Former prime minister and SYRIZA leader Alexis Tsipras on Monday issued mixed messages regarding his intentions after snap elections later this month, saying that he remained focused on securing a “clear mandate” in the polls but indicating that SYRIZA could cooperate with smaller parties in the center of the political spectrum.
Echoing his speech on Sunday at the Thessaloniki International Fair, Tsipras told reporters in the northern port city yon Monday that a deal he signed with the country’s international creditors was the best possible outcome for Greece and indicated that he would defend it but also try to improve it. “The deal must be honored with the aim of emerging from supervision,” he said and again challenged any other political leader with a better solution to come forward.
Linking SYRIZA’s key rival, conservative New Democracy, with the irresponsible and corrupt governance that led to Greece’s debt ballooning, Tsipras said the September 20 elections presented voters with a choice between a SYRIZA-led government or ND “and all the sins of the past.”
Pressed about the prospect of an alliance between ND and SYRIZA, Tsipras ruled it out, saying that the ideological differences between the two parties were too large – “it’s like day and night.”
He also questioned the potential of working in a coalition with ND leader Evangelos Meimarakis, who recently described Tsipras as a “liar” and “crafty.” Tsipras also claimed that, notwithstanding his criticism, Meimarakis did not appear to be very keen on governing.
The leftist leader did indicate, however, that SYRIZA could possibly team up with PASOK or Potami if it falls short of an absolute majority, which, he insisted, remained his goal.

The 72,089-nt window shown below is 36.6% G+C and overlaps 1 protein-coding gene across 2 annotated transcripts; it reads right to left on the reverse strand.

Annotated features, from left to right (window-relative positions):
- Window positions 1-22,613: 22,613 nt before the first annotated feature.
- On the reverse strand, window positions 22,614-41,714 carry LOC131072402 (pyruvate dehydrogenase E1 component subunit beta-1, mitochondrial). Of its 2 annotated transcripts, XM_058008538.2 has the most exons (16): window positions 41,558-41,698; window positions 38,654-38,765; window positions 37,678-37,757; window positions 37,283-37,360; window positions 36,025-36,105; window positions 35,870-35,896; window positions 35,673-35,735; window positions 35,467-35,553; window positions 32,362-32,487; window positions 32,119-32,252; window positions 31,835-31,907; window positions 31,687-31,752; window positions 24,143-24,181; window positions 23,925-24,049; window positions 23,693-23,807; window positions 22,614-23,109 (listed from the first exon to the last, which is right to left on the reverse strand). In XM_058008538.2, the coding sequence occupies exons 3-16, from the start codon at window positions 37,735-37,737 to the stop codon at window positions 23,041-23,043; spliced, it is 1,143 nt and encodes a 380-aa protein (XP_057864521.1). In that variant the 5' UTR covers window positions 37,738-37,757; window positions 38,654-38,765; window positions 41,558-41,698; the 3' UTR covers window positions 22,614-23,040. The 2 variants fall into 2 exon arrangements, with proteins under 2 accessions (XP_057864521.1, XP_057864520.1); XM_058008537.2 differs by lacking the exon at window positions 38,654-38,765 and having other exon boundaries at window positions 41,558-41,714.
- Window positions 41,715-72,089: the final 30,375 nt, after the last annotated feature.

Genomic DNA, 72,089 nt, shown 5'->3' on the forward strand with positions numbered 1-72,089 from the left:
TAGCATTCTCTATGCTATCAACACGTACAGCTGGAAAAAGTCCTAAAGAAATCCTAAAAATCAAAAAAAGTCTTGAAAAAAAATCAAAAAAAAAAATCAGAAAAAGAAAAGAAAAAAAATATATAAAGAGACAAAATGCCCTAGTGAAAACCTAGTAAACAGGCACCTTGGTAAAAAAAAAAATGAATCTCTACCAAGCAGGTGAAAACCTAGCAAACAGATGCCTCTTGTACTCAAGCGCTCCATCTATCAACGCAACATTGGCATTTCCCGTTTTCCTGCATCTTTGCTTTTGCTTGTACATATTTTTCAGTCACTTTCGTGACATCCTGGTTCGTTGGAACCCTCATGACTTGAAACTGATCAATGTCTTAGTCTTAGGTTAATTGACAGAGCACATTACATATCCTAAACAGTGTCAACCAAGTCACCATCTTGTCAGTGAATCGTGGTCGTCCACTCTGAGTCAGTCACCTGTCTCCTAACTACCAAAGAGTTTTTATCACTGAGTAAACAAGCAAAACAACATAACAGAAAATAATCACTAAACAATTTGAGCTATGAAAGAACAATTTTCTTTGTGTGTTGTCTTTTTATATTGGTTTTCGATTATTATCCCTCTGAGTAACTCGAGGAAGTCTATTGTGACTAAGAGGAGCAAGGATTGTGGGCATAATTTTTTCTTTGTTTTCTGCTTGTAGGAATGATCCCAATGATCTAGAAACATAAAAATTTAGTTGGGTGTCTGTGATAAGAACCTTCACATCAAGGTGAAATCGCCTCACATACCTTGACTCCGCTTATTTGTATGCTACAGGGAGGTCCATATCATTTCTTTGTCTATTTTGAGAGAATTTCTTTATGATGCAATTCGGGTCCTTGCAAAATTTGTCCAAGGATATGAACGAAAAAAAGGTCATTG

Tsipras appeared to put the onus on PASOK and Potami to join a coalition between SYRIZA and the right-wing Independent Greeks (ANEL) even though opinion polls consistently suggest that ANEL will not re-enter Parliament.
“What are they going to do, leave the country without a government?” he said of the smaller parties.
Opinion polls continue to put SYRIZA and ND neck and neck ahead of the September 20 polls.
In an interview with Bloomberg TV, Meimarakis said that if ND comes first in elections and SYRIZA agrees to enter a coalition on the condition that Meimarakis is not prime minister, he would not have a problem with that.
Meimarakis and close aides were finalizing ND’s list of candidates for the elections Monday with prominent deputies Theodoros Fortsakis, Niki Kerameos and Dimitris Stamatis among those slated for the so-called state list, which features candidates who are awarded seats in Parliament according to what percentage of the vote the party garners.
SYRIZA is expected to finalize its state list on Tuesday. It is expected to be topped by former deputy prime minister Yannis Dragasakis. Former finance minister Euclid Tsakalotos is to stand in Athens, as is ex-state minister Alekos Flambouraris, former government spokesman Gavriil Sakellaridis and Nikos Voutsis, interior minister in the last government.
The candidate list of Popular Unity, a party set up last month by SYRIZA rebels, is to include Rachil Makri running in Athens. The choice that riled some leftists as Makri was a deputy with ANEL before SYRIZA.